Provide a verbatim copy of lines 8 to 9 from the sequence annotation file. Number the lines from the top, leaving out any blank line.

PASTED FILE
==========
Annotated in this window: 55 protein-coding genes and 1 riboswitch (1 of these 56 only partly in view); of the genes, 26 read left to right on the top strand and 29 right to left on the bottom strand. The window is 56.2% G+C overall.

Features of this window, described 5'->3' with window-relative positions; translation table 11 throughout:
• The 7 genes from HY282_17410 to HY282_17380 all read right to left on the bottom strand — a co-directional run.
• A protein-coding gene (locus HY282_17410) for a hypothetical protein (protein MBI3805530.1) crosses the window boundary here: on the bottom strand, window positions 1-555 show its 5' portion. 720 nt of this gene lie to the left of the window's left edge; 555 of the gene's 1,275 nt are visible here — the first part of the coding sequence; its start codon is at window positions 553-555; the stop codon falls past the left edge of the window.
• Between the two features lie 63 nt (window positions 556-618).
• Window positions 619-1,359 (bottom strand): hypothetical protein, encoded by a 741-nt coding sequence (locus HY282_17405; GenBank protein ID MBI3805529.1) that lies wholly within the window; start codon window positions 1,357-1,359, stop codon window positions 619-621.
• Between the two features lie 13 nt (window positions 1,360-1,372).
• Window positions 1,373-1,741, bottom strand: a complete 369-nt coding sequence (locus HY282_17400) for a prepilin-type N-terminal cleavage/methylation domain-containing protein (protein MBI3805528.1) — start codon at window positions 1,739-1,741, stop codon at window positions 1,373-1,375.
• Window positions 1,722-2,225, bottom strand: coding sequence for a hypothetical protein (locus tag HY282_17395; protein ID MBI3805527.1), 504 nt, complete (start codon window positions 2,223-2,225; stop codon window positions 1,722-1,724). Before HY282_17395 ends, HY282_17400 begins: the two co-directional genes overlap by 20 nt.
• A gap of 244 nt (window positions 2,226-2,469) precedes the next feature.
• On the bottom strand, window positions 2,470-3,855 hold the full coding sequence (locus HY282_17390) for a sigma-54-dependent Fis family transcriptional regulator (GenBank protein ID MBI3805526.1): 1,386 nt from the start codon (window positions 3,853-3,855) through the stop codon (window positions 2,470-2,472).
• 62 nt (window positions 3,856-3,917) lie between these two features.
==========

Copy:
• Window positions 1,373-1,741, bottom strand: a complete 369-nt coding sequence (locus HY282_17400) for a prepilin-type N-terminal cleavage/methylation domain-containing protein (protein MBI3805528.1) — start codon at window positions 1,739-1,741, stop codon at window positions 1,373-1,375.
• Window positions 1,722-2,225, bottom strand: coding sequence for a hypothetical protein (locus tag HY282_17395; protein ID MBI3805527.1), 504 nt, complete (start codon window positions 2,223-2,225; stop codon window positions 1,722-1,724). Before HY282_17395 ends, HY282_17400 begins: the two co-directional genes overlap by 20 nt.